Everyone else was good at their jobs—the best in the fleet, he thought—so he couldn’t really think of anything he could have them do that they hadn’t already done.
So Jim was relieved when he heard the soft whoosh of the turbolift doors opening again, as the only person they could be opening for was the person or people he was expecting. He turned with just a slight smile pulling at the edges of his mouth, and then blinked when the familiarity of the figure stepping onto the bridge, with his hands clasped neatly behind his back, registered.
The familiar face—along with the impeccable blue uniform he was wearing and the insignia of a senior science officer on it—was welcome.
“Permission to come aboard, Captain?”
Jim struggled to keep his smile from growing any more than Spock would consider appropriate. “Permission granted.”
Spock stepped off the lift and made his way over to the captain’s chair with graceful, confident steps as he explained his presence. “As you have yet to select a first officer, I would respectfully like to submit my candidacy. Should you desire, I can provide character references.”
Jim paused for a second, mentally turning over the half-Vulcan’s words.
Apparently Starfleet had only told him that he’d requested Spock act as the Enterprise’s science officer, not as first officer also. Why, Jim didn’t know. But then again, it could just be Spock choosing to follow protocol, which would be much less surprising.
Finally, Jim allowed himself to nod the obvious answer. “It would be my honor, Commander.” He watched the confident commander make his way over to the science station, settling in with the ease of familiarity, before he turned back to the helm. “Maneuvering thrusters, Mister Sulu,” he commanded, as he settled a little more comfortably into the captain’s chair.
After a few beeps and chirps sounded from his console, Sulu replied, “Thrusters on standby.”
“Take us out.”
“Aye-aye, Captain,” the helmsman’s smile could be heard by all around the room, and was akin to the ones most of them were wearing.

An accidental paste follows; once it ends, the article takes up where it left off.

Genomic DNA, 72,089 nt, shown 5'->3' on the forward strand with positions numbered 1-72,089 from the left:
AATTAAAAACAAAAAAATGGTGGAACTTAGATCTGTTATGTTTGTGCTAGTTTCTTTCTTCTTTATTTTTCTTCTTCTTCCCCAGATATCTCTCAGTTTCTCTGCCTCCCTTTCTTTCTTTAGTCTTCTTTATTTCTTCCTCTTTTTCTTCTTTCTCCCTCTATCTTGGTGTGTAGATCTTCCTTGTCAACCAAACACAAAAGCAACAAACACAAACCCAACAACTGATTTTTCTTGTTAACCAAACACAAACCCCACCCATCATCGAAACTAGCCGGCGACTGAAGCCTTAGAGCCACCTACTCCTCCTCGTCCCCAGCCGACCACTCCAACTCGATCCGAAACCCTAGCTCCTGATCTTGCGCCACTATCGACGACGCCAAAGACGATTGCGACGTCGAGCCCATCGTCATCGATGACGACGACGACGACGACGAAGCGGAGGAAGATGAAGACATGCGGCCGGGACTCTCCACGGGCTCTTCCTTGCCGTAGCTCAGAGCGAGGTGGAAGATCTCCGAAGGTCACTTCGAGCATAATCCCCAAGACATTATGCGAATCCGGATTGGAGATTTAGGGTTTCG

For the moment, at least, everything was right aboard the USS Enterprise, poised to head out into adventures full of everything they could imagine and, undoubtedly, much, much more.
Author’s Note: Wow. I can’t believe I actually wrote and finished a one-shot fic. I decided early on that this was going to be a one-shot. I mistakenly thought that it would be a short one-shot…but it just kept growing! Granted, just under 20,000 words is actually pretty short for me. At least in comparison to any of the other fan fics I’ve posted lately.
…Not that I’ve posted much of anything lately. *looks around for muses again* You’d think they’d realize that when we play hide-and-seek they’re only supposed to stay hidden for so long to prove their superiority to little old me. *pouts*
This fic took a while, though. I started the outline the second time—out of seven—that I saw the movie in theaters. Sadly, that seems to be a fair estimate of how long it takes me to write a fan fic. *sigh*
Notes from in the story:
 Surran = Ambassador Spock/Spock-Prime – I repeatedly searched for any actual name that could be considered canon or established fanon for Ambassador Spock, but didn’t find anything. Thus, I played around with the Vulcan name generator until I got something I liked. If anyone knows of a better name for Ambassador Spock to use, please feel free to suggest it!
 Komack – Initially I was going to go with the ‘Captain Pike = Jim’s primary mentor’ scenario, but ran into a few problems. One, based on Pike’s age when he met Jim, I didn’t think he would’ve been a captain at the time of Tarsus IV. Two, during most of the ‘mentor’ scenes Jim had with Komack here, Pike would be in a hospital bed or something similar. I’ve seen that done, and I’ve even seen it done well… I just didn’t want to do it myself. Sorry if that bothered anyone. Also, I only described Komack a little here, but if you research it by the description at all, it should be pretty obviously that the Komack I was using is NOT the one we see in Star Trek: 2009, sitting on the initial disiplinary committee. We saw the name on a plaque in front of one of J.J. Abram’s friends in the movie… But I like the Komack from the original series more, so I used him. Not apologizing for that, though.
…Well, that’s all I think.
Anyway, I hope everyone liked this fic, and I’d love to get some reviews (of course)!
~ Jess S
Did you enjoy my story? Please let me know what you think by leaving a review! Thanks, Jess_S1Write a Review